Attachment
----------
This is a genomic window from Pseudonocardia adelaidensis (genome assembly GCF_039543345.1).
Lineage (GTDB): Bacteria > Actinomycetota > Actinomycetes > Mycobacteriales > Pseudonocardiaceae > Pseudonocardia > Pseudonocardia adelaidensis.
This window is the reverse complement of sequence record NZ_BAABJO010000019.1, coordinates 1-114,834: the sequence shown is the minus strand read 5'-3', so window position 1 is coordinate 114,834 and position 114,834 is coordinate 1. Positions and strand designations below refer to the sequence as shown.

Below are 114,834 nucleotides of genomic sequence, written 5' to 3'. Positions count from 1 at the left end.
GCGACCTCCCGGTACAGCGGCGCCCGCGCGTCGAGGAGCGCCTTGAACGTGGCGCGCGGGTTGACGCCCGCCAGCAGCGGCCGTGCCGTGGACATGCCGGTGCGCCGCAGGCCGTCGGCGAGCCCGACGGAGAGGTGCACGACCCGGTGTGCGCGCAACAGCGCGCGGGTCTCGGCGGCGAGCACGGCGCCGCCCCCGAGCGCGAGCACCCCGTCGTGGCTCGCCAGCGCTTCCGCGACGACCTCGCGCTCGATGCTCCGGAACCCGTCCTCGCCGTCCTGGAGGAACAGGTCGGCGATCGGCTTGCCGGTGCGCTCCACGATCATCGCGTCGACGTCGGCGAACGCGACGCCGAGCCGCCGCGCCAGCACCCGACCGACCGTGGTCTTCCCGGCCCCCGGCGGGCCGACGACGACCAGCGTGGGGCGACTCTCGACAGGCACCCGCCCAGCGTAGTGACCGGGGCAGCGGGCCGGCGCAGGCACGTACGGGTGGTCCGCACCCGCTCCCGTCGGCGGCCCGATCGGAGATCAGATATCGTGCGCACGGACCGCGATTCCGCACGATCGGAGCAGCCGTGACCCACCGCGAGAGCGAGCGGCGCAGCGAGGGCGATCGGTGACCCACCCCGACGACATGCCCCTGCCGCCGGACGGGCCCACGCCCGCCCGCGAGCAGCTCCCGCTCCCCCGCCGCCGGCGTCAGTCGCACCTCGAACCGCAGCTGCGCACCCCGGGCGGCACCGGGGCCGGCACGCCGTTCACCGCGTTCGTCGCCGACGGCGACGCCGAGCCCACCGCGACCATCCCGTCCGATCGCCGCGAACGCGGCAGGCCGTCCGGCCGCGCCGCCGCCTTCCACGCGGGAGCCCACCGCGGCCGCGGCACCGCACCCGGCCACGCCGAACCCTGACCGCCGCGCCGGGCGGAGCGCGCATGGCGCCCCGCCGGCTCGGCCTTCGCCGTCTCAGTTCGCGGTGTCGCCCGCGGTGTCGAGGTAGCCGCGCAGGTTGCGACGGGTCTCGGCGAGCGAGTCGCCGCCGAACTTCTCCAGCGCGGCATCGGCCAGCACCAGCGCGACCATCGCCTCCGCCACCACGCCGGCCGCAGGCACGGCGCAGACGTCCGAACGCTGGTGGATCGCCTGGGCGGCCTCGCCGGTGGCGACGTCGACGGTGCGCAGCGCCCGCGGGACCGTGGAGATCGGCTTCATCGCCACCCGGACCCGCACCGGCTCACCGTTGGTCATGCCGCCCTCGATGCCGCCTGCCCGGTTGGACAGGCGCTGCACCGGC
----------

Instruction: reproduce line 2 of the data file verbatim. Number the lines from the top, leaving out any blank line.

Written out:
Lineage (GTDB): Bacteria > Actinomycetota > Actinomycetes > Mycobacteriales > Pseudonocardiaceae > Pseudonocardia > Pseudonocardia adelaidensis.